The thought made me smile, and for a moment I longed to tiptoe across the cool floorboards and be a part of it all, to slip into the tiny attic nook that was my son's bedroom. I wanted to feel my way through the shadows, stretch out beside him, and kiss the sugar-sweet little-boy mouth that puckered like a perfect bow.

But I didn't. Instead, I did what I did every day. I got up, grabbed the clothes that I had laid out the night before, and headed downstairs. If Daniel was singing, then I danced: avoiding the stair that creaked, twisting around the smooth-worn banister like a ballerina, waltzing to Simon's room, where I peeked through the crack of the mostly closed door.

My ten-year-old half brother was on his stomach, bare back exposed to the unseasonable cool of an August morning. We had all the windows flung open, and the house whispered with a light breeze. It wasn't cold, not really, but the sight of his skinmade me stifle a shiver. I floated into Simon's room, a part of his dreams, and laid a blanket across his shoulders like a blessing. Schoolboy shoulders, I noticed. Thin and angular, but broadening, hinting at the strong man he would soon become as if the clean line of his skin were bursting with promise. A tight bud about to unfurl. Sometimes I still couldn't believe that she had left him here to blossom.

I touched the mop of his dark hair with my fingertips and thanked God that the child below me slept in peace. That he loved me.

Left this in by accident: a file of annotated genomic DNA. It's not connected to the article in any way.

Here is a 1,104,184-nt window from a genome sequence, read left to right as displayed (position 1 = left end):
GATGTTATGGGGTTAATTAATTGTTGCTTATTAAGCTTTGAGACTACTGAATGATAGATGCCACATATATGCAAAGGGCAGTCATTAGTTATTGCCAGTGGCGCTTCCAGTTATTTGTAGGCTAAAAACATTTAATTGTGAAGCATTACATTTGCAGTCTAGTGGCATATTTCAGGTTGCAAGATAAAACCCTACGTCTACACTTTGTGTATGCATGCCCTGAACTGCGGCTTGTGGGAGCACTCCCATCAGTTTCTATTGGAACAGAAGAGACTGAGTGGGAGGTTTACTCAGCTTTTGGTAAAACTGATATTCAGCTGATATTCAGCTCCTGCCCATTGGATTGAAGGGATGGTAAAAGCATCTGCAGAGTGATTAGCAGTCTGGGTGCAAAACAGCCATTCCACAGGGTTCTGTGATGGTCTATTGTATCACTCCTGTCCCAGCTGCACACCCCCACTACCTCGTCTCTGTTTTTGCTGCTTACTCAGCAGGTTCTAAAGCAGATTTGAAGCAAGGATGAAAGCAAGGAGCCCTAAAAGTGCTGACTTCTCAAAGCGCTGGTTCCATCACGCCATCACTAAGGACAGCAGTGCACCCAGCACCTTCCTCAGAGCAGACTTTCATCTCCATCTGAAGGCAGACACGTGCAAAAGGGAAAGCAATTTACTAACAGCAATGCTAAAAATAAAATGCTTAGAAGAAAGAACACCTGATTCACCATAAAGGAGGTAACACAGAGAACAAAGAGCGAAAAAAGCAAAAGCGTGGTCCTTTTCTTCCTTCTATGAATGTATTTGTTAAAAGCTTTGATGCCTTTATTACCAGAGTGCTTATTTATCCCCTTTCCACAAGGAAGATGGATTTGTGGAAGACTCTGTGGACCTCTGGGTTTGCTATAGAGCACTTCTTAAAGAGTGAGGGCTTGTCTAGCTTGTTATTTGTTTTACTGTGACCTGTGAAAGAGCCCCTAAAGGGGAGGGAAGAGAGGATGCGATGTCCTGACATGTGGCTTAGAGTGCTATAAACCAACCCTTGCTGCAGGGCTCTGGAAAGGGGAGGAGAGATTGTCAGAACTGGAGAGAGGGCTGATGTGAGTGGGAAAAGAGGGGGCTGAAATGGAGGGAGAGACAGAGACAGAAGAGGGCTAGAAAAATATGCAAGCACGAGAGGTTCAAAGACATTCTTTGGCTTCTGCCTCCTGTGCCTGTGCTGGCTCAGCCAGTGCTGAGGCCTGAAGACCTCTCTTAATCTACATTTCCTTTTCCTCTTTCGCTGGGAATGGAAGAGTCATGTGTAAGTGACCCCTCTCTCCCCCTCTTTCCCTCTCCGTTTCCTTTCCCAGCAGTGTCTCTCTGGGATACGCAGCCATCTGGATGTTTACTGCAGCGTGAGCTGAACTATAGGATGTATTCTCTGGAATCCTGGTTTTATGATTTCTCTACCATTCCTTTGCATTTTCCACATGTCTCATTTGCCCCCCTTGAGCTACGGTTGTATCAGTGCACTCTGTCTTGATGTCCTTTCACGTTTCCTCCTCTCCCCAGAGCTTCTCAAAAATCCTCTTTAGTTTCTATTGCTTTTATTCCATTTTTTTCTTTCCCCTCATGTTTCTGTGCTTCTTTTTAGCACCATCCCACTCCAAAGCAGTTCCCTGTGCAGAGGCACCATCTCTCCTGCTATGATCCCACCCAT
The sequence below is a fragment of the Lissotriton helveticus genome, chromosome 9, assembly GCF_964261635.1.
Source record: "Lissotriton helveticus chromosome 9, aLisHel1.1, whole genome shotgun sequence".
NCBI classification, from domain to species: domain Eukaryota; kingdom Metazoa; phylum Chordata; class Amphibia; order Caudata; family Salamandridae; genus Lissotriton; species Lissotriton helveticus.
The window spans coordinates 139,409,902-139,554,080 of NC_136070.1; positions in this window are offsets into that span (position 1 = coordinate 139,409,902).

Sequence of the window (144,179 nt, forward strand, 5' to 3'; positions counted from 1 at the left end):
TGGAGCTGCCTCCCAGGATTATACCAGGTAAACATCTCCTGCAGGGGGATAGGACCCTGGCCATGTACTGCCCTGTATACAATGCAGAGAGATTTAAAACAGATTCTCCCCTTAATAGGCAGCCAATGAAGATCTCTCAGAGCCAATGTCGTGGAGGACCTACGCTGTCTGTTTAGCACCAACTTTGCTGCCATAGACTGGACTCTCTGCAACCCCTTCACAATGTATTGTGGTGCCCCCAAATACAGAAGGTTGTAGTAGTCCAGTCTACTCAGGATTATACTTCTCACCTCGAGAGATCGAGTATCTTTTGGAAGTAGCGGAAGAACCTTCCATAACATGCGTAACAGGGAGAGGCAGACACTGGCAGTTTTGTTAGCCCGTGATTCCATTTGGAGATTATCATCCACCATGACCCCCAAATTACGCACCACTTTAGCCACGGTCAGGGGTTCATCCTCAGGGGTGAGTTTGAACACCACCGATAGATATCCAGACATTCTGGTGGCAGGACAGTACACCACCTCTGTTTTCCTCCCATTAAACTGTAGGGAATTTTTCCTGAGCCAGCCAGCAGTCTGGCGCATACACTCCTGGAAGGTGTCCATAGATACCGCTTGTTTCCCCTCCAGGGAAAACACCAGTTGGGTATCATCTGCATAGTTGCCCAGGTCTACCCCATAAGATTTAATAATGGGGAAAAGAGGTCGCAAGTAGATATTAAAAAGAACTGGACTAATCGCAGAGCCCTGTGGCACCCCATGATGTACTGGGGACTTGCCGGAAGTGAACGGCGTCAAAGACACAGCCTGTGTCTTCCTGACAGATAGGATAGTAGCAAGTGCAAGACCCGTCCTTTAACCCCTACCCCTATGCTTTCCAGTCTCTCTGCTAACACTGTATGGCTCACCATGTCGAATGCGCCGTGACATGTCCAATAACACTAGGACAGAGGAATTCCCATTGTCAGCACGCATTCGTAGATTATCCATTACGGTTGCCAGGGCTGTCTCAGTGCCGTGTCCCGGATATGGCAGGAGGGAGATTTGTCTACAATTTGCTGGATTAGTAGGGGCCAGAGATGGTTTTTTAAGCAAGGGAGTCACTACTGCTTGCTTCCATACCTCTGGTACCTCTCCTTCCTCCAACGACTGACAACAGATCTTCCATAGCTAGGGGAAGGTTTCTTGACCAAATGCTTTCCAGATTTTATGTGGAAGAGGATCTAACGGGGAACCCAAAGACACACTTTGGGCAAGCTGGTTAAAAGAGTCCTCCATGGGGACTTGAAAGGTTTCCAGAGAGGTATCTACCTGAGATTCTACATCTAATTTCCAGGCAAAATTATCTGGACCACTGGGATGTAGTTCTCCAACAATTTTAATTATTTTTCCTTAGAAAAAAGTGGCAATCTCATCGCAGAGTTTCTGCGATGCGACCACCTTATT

When I spun into the kitchen and switched on the coffeemaker, I couldn't stop the prayer that rose, a balloon lifting beneath the cage that held my heart. Thank You, I breathed in the silence. For Daniel, for Simon, for my grandmother, who still slipped from bed not long after I turned on the shower to whisk pancake batter or fold blueberries into muffins for breakfast. Thank You for the four corners of our family and the way that we folded into each other like one of my grandma's quilts. Edges coming together, softening.

Most of all, I was grateful for the stillness of the predawn hush, for the short reprieve when everything was dark and new, emerging. It was in these moments as the day was still lifting its head that I could believe everything was exactly as it should be instead of the way it was.

Not that life was horrible—far from it. But as the weeks and months circled on, I couldn't deny that our ramshackle family was often more off than on. The whole thing reminded me of Daniel's birthday present: a carved model train track. Though the sleek, red engine could pull a chain of cars around the twining loops for hours on end, there inevitably came a moment when a single wheel tripped off the track. Who knew what caused the quiet stumble? It was a magician's trick, a sleight of hand—everything bustling along one minute and struggling the next. But the train kept going; the engine pulled on. It just dragged the coal cars behind it, clacking unevenly all the way.